COMMENT FOR MONDAY 10/04/2017: Killing opposition with PoA

No right thinking person would argue that we do not need any legislation whatsoever to regulate our constitutional rights to assemble, associate and express our views peacefully. Our concern is that legislation should enhance our constitutional rights, not to frustrate them.

It’s obligatory for the organiser of any public gathering to give the local commanding officer of the police written notice of the holding of the gathering. On the face of it, this clause seems reasonable. Its purpose is to enable the police to organise itself and to that extent, it is a necessary provision. However we have concerns regarding it. Our experience in Zambia is that the police, certainly in its higher echelons, is politicised and does not always act impartially.

The public order Act gives the police wide powers to control public gatherings. Once again, on the face of it, this appears to be reasonable and necessary.

The clause gives the police wide powers to control public gatherings but no obligation is placed on the police to facilitate a gathering. We have to bear in mind that we have the overriding constitutional rights to assemble, associate and express our views. During the past year, we have seen the specter of the police turning a blind eye to ruling party cadres’ demonstrations, the beating up of opposition politicians and the destruction of opposition politicians’ property. In contrast, we have also seen the police in the past year frustrating people’s constitutional rights to demonstrate peacefully. It should be made mandatory for the police to facilitate demonstrations and to act in a reasonable and fair manner in doing so.

Today the local commanding officer of the police may stop or prohibit a public gathering if he believes it is likely to occasion public disorder. This results in a drastic invasion of our constitutional rights and it is simply not satisfactory for a police officer who, especially in rural areas and small towns, is more likely to be susceptible to political pressure, to have the power to curtail these fundamental constitutional rights.  No doubt, there will be occasions when people with evil intent will attempt to hold public gatherings with the intention of bringing about violence and destruction to property. However, we see no justification for a police officer to be given the power to terminate a constitutional right. Police officers do not have the experience or training to deal with constitutional issues in an adequate manner.

In the circumstances it would be better to give the power to curtail public gatherings to judges of the High Court. We say this because here, time and expense are of essence and can negate our constitutional rights.

Clearly, the public order Act is draconian and unacceptable. Those in government need to understand that it will not resolve the anger felt by the people of Zambia today by trying to control them. It appears that those in government believe that as long as they tighten strong enough the holding of public meetings, they would be able to control people and their thoughts.

It is in this regard that a quote from Martin Luther King is apposite:  “The great masses of people are determined to end their exploitation. They are awake and moving towards their goal like a tidal wave. You can hear them rumbling in every village, street, in the houses, among the students, in the churches and at political meetings. These developments should not surprise any student of history. Oppressed people cannot remain oppressed forever. The yearning for freedom eventually manifests itself. The Bible tells us the thrilling story of how Moses stood in Pharaoh’s court centuries ago and cried ‘Let my people go’.”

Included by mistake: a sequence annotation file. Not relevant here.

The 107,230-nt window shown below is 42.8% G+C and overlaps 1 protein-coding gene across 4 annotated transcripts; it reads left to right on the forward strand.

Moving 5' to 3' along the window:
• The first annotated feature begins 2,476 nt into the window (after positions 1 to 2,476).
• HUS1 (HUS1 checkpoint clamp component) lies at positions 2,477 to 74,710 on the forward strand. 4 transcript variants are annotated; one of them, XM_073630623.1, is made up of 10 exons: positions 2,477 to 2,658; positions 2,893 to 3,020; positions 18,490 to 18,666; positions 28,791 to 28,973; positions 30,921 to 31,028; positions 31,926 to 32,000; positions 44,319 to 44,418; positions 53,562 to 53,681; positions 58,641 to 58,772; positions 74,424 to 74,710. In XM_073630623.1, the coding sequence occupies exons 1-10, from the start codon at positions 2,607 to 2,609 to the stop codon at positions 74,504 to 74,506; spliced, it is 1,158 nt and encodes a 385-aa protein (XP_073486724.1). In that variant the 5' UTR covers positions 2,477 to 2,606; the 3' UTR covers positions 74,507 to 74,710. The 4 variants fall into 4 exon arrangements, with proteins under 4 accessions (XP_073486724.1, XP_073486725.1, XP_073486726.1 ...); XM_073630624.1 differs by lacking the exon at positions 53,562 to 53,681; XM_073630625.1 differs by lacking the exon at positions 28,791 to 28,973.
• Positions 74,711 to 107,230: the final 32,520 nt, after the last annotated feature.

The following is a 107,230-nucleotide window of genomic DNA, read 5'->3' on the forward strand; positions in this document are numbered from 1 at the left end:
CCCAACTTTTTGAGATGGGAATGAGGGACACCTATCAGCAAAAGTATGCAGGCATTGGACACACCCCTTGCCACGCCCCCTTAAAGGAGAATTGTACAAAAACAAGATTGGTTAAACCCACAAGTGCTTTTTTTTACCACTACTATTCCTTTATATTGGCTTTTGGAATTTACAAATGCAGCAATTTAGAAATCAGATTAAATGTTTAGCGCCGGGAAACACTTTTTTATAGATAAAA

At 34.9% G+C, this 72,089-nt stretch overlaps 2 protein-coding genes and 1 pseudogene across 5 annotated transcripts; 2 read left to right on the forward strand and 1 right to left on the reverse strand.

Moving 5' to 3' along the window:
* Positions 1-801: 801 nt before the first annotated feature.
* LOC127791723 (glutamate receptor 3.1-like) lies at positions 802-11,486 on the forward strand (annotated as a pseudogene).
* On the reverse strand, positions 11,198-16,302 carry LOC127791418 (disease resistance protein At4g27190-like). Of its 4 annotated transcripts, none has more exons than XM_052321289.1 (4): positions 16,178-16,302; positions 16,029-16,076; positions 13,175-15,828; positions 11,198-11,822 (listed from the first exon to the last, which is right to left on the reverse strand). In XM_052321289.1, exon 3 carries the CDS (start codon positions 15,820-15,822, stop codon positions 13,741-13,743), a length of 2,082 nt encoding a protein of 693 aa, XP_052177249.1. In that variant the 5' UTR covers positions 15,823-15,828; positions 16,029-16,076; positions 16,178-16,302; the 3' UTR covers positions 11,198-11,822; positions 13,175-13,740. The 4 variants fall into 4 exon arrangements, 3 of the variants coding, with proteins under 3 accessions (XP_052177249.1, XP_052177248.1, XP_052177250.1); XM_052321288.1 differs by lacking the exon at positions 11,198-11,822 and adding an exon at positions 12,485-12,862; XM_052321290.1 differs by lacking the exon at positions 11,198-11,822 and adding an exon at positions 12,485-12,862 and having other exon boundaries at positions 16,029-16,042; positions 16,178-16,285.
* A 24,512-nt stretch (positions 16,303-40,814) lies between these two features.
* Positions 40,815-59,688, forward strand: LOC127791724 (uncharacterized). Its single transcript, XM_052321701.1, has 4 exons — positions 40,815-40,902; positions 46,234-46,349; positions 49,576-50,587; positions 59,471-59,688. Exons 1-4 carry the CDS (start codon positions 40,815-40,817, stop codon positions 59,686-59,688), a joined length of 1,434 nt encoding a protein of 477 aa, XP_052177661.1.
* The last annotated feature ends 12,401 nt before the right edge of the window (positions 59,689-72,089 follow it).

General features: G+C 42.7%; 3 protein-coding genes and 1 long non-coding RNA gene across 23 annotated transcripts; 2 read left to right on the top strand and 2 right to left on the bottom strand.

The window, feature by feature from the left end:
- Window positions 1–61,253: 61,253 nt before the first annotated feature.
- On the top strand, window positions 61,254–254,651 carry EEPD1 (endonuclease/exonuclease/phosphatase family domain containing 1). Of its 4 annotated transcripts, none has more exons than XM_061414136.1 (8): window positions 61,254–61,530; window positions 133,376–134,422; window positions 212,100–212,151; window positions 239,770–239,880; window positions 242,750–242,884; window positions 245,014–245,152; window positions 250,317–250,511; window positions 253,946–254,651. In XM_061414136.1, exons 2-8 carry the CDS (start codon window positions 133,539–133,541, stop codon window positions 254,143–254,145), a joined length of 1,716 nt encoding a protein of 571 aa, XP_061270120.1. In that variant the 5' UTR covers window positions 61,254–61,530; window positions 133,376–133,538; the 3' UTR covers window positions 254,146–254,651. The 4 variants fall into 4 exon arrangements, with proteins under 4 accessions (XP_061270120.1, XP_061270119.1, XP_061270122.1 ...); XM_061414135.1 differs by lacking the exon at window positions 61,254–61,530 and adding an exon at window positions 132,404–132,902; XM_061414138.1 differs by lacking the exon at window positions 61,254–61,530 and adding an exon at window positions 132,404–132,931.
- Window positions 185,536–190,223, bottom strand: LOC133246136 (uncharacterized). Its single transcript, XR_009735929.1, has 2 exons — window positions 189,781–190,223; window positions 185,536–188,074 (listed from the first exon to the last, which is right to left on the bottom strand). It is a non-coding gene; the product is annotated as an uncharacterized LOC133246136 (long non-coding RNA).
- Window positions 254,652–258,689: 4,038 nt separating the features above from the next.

The same is happening in Zambia today. People are talking in every town, street and house. People are discussing in drinking places and there is a tidal wave of discontent. The process of change is inevitable. If those in government want to prevent disorder, they must tackle the fundamental complaints of the people, namely corruption, abuse of power and economic mismanagement than imposing draconian laws on the people which ultimately will not stop the process of change in any event.

The Patriotic Front government’s attempts to limit the political activities of the UPND have brought to the fore the weaknesses of public order Act and its administration.

Across the country, police have waved the law like a conventional flag in a war zone signaling ‘ceasefire’ to, especially, opposition political activities. Perhaps, more than any other law, the public order Act’s prominence is highest on the pecking order of public debate.

That means it has been understood and misunderstood, applied rightly and abused in equal measure.

The way the public order Act is being administered will achieve nothing but the weakening and destruction  of the opposition in a manner is not in accord with the spirit and intentions of the Constitution.

As things stand today, it is impossible for the opposition to hold rallies, assemblies, demonstrations or protests that those in power do not want. And those in power generally would not want such things that undermine their hold on power to happen. And if totally left in their hands, as is the case now, these liberties die.

Lives have been lost over the administration of the public order Act. And more are going to be lost as people will not accept to be robbed of their fundamental liberties or inalienable rights in this crude way.


Leave a Reply

Your email address will not be published. Required fields are marked *